Arriving in Egypt
We finally got the call that the ferry was in Aqaba at about 9.00pm. Apparently no-one actually knows what the real schedule is and, because chaos generally reigns, it can be anytime. We were all packed up and ready to go and we arrived in the port only to sit around and wait for half an hour. We were then ushered into an unmarked building where we would pay to
get our departure stamps in our passports. Being guided by a local agent, we were looked after pretty quickly - the rest of the masses were rushing around from one line to another, seemingly getting nowhere. After that it was another long wait of one and a half hours at the car before we were told to get onto the dock quickly. We were shown where to park on the dock then told we were in the wrong place and to move the cars over. We then watched hundreds of huge trucks back into the ship for the next 3 hours. Finally when we drove on, there wasn't too much room left. We wouldn't have been to happy if just a few more trucks had arrived! Debs booked us into cabins for a few hours sleep - just about every other passenger slept on the steel decks. The ferry was an old Danish one which the Danes obviously thought wasn't good enough anymore - however with several years of complete and utter neglect, it was pretty interesting accommodation. We then waited another 2 hours before sailing and sailed at 2.30am. After three hours we arrived at Nuweiba and finally docked around 6am. Apparently we were held up because police had come on to the ship "looking for bad men". Then came the legendary Egyptian paperwork. The next 5 hours were spend buying a visa stamp at the bank then taking it to the immigration building (again unmarked), getting entry papers for us and the cars, getting Egyptian licence plates for the car, getting Egyptian drivers' licences and changing money (fighting in the queue with pushers-in).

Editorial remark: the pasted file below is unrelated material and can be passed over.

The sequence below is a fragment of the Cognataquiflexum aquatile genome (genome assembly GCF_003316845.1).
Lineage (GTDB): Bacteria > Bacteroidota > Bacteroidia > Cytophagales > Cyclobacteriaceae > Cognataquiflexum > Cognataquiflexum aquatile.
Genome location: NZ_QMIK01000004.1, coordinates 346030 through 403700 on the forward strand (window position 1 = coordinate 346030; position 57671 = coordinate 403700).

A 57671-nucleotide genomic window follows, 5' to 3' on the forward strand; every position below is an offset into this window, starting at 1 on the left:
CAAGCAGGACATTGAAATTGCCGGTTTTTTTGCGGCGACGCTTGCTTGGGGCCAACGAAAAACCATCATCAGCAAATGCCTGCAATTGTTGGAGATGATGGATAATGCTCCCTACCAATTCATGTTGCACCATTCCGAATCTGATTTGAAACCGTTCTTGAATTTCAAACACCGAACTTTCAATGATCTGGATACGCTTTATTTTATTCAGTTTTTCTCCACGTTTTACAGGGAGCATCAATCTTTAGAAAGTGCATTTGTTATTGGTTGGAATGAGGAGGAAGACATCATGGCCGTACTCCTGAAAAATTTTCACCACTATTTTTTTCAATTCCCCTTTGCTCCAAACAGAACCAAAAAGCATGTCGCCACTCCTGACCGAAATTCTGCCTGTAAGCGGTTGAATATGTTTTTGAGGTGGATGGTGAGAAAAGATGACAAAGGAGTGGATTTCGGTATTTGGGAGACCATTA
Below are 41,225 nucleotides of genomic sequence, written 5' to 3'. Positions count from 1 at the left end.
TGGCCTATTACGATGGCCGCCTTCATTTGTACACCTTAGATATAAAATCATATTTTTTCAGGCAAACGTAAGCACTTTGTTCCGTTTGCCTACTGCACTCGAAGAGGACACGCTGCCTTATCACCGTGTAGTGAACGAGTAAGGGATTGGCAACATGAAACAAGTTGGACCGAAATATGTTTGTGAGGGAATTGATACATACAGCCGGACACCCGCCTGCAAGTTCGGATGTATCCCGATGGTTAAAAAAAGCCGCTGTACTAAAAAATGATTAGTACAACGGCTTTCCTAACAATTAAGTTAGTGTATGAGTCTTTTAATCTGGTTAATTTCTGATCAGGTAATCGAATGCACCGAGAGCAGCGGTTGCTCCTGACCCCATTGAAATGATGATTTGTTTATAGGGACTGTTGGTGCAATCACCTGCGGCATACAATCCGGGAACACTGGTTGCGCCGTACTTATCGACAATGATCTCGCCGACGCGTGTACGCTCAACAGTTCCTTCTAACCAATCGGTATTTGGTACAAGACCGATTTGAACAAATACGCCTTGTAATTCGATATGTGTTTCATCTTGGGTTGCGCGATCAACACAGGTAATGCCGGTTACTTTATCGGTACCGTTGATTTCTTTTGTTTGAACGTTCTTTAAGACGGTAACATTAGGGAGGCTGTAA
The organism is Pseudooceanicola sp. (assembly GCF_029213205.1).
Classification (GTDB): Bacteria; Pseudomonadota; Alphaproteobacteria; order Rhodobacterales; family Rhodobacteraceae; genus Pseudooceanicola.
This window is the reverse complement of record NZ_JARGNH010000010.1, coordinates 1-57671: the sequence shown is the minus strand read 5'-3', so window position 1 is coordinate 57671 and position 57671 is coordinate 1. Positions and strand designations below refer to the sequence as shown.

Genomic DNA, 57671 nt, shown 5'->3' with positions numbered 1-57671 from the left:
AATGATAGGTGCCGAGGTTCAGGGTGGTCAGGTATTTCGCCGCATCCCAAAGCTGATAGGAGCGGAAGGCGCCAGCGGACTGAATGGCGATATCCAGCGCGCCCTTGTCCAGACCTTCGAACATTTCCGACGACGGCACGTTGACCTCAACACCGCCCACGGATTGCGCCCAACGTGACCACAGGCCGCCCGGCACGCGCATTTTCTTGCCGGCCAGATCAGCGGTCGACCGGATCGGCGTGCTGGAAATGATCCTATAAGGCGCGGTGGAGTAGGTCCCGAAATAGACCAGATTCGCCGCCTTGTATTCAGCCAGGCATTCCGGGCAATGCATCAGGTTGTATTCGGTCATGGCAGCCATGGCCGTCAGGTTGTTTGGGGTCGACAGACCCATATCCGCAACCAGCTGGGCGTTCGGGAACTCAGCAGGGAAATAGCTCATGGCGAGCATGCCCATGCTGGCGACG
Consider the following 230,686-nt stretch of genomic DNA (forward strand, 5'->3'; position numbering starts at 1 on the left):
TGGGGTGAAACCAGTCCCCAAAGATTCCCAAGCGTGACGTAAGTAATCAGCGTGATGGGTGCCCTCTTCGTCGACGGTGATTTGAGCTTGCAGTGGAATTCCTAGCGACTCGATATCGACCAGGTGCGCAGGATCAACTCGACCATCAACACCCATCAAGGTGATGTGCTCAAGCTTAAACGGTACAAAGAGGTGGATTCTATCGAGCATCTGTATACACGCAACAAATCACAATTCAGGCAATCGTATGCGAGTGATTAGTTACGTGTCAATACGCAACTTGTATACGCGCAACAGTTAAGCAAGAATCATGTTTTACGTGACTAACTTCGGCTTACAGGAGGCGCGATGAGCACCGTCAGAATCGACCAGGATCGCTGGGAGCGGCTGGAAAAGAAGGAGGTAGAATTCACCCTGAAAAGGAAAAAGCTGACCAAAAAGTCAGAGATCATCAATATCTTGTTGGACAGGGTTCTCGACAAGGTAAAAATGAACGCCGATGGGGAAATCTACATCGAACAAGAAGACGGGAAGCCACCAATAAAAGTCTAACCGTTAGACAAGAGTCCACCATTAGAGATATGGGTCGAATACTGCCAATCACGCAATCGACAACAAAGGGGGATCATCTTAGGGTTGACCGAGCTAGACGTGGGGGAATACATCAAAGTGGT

So we finally left the port at 11.30am! Ten kilometres down the road to Dahab, our water pump seal failed and leaked very hot water all over the place. And Fred's car was overheating too. A stop at the side of the road became lunch as well as a mechanical repair station. Every car that passed honked at us and two Beduoin in old cars stopped to see if they could help. However, with the store of spares, Thiemo was able to get the problems fixed in about an hour and a half.
From there to Dahab, good fortune was with us and there were no more problems! We arrived in time for a luxurious hot shower, and a beer or three and a seafood meal right on the edge of the water.